For blessed is he that watcheth and keepeth his garments! And let us be of good cheer! For our King is given us of Israel’s God. He has all power in heaven and on earth. He has a Name above all names. The victory, therefore, is His, and ours through Him. “In the world ye shall have tribulation. But be of good cheer: I have overcome the world!”
We must add a few words yet about the rest of this section. In verse 9 we read about the judgment of the nations: “And they went up on the breadth of the earth, and compassed the camp of the saints about, and the beloved city: and fire came down from God out of heaven, and devoured them.” We may note here: a) That in this verse the prophecy contained in this section of Revelation changes again from direct prediction, as we had it in the preceding, into the form of the vision. In the vision John now beholds the nations marching up from the ends of the earth against “the beloved city.” b) That in the vision “the camp of the saints” and “the beloved city” dare not to be allegorized. They are certainly Jerusalem and the people of God encamped round about it. Only, we must remember that this is true only of the vision, and. that also this part may not be read as if it were history literally foretold. c) That therefore they violate all the rules of interpretation, who apply this prophecy in such a way that they find here a prediction that Jerusalem (the earthly capital of earthly Canaan) shall be rebuilt, that there Christ and His resurrected and glorified saints in their spiritual bodies shall live and reign a thousand years (the millennium), and that after the millennium the nations of Gog and Magog shall actually gather for battle against these glorified saints and their Lord. This interpretation errs because: 1) It violates the apocalyptic character of the whole book of Revelation in general and of this passage in particular, and reads it as if it were literal history, although it may only be interpreted as a vision. 2) Because in the whole New Testament Jerusalem as it exists after Christ’s exaltation is the church, the heavenly Jerusalem. Cf. Galatians 4:26; Hebrews 11:16; Hebrews 12:22. And this is also true in particular of the book of Revelation. Rev. 3:12; 21:22. It is quite in accord with this to explain “the beloved city” in this passage as representing the same Jerusalem. 3) Because “the first resurrection” is not bodily resurrection, but the glorification of the saints with Christ after death. Cf. my interpretation of verses 4 and 5. 4) Because of the absurdity of the presentation of glorified saints in their incorruptible and spiritual bodies with their, glorified Lord living in an earthly, material city in a corruptible and corrupt world and being actually attacked by earthly enemies with material weapons. d) The camp of the saints and the beloved city, therefore, certainly represent the church and the people of God. And they represent the entire church, in the whole world and even in heaven. In the first place, the church, of course, is centrally in heaven in Christ their Lord and through faith reigns with Him. And they are actually in heaven as far as the church triumphant, or the church glorified, is concerned. In the second place, they are, notwithstanding their heavenly character, in part still in this world and are represented by the church visible on earth. And thirdly, in their widest representation in the world they are known as Christendom, that is, nominal Christianity. It is especially Gog and Magog that look upon all Christendom, no matter how apostate, as the beloved city, even as the heathen nations in the old dispensation considered earthly Jerusalem to be the city of God, no matter how apostate and how wicked it had become.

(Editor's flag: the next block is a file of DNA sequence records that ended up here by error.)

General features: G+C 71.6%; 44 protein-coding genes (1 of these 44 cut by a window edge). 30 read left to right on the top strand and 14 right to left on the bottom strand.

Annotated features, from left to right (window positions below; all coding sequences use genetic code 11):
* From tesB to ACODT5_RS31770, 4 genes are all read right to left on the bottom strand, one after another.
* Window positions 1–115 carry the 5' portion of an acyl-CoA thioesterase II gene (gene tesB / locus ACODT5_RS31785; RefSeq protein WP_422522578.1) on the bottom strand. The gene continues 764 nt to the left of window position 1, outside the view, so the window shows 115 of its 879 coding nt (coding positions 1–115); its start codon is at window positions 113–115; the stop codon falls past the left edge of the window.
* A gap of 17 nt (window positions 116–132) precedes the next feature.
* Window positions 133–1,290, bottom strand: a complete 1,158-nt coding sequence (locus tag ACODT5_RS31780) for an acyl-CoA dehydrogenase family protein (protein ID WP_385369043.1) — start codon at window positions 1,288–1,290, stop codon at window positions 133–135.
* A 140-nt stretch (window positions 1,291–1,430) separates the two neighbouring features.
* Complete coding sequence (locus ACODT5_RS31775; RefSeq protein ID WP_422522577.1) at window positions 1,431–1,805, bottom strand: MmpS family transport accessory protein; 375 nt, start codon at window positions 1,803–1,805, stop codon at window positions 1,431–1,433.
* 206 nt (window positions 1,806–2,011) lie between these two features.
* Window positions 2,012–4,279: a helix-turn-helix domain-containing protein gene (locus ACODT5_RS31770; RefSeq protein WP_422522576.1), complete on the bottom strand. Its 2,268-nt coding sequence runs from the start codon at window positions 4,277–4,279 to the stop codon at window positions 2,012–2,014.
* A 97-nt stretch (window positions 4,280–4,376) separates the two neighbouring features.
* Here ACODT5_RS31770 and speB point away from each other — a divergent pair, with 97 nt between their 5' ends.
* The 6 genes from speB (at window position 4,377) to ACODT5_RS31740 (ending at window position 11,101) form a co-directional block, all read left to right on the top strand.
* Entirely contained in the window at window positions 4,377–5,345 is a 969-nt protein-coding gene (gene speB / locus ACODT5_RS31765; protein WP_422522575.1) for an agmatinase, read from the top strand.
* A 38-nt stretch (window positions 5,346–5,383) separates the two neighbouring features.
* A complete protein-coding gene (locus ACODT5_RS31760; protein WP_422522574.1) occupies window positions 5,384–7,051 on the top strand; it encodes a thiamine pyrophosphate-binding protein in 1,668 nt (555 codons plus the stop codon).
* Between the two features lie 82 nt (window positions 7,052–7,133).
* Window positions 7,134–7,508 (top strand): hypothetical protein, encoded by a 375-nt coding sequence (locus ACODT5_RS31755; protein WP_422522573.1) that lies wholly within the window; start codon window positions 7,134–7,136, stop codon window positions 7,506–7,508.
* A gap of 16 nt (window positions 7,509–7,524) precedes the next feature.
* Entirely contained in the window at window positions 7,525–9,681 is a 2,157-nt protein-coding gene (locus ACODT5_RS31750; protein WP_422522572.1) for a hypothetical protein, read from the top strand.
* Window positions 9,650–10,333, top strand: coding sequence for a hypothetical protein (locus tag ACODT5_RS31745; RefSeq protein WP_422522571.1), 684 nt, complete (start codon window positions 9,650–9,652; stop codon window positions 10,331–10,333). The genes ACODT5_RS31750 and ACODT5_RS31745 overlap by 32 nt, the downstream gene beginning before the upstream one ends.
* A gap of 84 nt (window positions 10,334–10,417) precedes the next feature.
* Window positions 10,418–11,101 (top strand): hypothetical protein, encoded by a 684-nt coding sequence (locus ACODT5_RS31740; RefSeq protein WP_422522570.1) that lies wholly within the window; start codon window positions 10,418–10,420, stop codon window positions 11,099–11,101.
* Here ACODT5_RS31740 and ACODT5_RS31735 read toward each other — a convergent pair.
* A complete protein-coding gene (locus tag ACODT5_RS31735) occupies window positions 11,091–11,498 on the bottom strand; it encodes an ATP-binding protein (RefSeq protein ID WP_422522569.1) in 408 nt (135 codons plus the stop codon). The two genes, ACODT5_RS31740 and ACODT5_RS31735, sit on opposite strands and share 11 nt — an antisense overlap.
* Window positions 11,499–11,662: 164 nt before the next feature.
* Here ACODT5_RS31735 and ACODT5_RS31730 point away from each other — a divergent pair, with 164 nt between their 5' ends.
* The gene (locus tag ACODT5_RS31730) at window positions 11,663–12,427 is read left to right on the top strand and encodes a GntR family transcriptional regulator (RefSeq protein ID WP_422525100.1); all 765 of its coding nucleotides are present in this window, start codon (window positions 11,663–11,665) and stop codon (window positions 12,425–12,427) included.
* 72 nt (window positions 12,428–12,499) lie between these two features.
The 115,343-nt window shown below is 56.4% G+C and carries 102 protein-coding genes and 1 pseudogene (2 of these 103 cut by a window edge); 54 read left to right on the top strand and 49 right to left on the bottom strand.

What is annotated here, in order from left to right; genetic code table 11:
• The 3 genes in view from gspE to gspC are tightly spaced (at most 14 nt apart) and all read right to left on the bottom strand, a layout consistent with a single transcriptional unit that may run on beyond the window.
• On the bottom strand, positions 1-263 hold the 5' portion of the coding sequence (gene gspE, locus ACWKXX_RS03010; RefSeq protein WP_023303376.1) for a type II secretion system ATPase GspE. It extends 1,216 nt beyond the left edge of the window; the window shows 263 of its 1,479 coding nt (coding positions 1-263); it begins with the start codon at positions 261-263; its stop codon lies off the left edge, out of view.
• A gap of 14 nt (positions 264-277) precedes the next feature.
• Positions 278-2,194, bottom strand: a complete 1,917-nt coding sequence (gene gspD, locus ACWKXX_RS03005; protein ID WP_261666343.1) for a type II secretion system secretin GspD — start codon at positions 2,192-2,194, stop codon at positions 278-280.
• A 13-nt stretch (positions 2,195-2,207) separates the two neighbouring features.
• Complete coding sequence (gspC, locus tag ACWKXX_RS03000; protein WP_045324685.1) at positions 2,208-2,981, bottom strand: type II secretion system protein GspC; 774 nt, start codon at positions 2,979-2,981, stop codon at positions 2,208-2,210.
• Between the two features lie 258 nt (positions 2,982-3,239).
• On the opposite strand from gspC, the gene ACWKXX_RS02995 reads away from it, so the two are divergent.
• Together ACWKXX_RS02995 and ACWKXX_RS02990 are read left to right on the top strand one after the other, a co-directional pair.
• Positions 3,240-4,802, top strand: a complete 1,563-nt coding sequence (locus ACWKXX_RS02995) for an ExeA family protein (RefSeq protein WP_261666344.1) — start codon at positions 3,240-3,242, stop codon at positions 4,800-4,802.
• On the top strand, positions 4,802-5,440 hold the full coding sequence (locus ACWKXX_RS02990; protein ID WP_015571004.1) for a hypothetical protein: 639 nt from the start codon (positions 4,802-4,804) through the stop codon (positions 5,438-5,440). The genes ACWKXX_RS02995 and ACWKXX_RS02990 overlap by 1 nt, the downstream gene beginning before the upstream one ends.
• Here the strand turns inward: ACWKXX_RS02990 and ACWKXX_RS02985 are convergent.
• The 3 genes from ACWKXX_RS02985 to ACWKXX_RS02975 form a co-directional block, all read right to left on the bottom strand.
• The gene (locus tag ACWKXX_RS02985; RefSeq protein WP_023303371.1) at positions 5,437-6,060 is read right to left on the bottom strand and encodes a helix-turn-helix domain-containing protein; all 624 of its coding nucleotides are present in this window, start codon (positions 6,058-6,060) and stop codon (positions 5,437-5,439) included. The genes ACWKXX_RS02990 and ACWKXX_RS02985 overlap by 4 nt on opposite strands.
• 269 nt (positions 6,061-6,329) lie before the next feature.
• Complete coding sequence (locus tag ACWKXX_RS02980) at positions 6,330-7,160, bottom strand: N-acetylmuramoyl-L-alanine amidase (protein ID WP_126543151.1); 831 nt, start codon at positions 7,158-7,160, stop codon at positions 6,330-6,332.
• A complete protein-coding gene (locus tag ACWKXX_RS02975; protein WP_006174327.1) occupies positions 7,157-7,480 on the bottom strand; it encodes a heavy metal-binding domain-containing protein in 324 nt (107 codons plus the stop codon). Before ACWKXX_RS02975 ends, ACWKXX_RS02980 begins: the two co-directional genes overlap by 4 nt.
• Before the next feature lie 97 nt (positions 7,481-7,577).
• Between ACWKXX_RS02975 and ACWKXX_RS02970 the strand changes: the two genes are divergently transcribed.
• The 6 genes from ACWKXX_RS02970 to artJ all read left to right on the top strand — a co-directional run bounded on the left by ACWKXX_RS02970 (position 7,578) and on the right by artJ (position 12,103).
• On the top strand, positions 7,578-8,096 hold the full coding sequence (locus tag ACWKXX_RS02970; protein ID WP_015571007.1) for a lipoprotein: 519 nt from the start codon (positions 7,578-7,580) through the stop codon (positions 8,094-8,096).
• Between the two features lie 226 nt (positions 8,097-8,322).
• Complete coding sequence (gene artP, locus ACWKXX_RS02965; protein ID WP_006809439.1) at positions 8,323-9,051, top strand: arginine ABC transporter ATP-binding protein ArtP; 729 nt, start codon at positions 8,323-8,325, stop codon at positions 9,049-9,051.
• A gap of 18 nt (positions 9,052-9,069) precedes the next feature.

e) That the nations of Gog and Magog in compassing about and coming to battle against Christendom in its widest sense certainly intends to destroy “the beloved city,” the cause of Christ, and to make paganism supreme in the world. In this they reveal their wickedness and become ripe for the judgment. God nevertheless uses them to inflict His judgments upon the antichristian world. Cf. Isaiah 105, ff. There we read: “O Assyrian, the rod of mine anger, and the staff in their hand is mine indignation. I will send him against an hypocritical nation, and against the people of my wrath will I give him a charge, to take the spoil, and to take the prey, and to tread them down like the mire of the streets. Howbeit he meaneth not so, neither doth his heart think so; but it is in his heart to destroy and cut off nations not a few. For he saith, Are not my princes altogether kings? Is not Calno as Carchemish? is not Hamath as Arpad? is not Samaria as Damascus? As my hand hath found the kingdoms of the idols, and whose graven images did excel them of Jerusalem and of Samaria: Shall I not, as I have done unto Samaria and her idols, so do to Jerusalem and her idols? Wherefore it shall come to pass, that when the Lord hath performed his whole work upon mount Zion and on Jerusalem, I will punish the fruit of the stout heart of the king of Assyria, and the glory of his high looks. For he saith, By the strength of my hand I have done it, and by my wisdom; for I am prudent: and I have removed the bounds of the people, and have robbed their treasurers, and I have put down the inhabitants like a valiant man: And my hand hath found as a nest the riches of the people: and as one gathereth eggs that are left, have I gathered all the earth; and there was none that moved the wing, or opened the mouth, or peeped. Shall the axe boast itself against him that heweth therewith? or shall the saw magnify itself against him that shaketh it? as if the rod should shake itself against them that lift it up, or as if the staff should lift up itself, as if it were no wood. Therefore shall the Lord, the Lord of hosts, send among his fat ones leanness; and under his glory he shall kindle a burning like the burning of a fire.”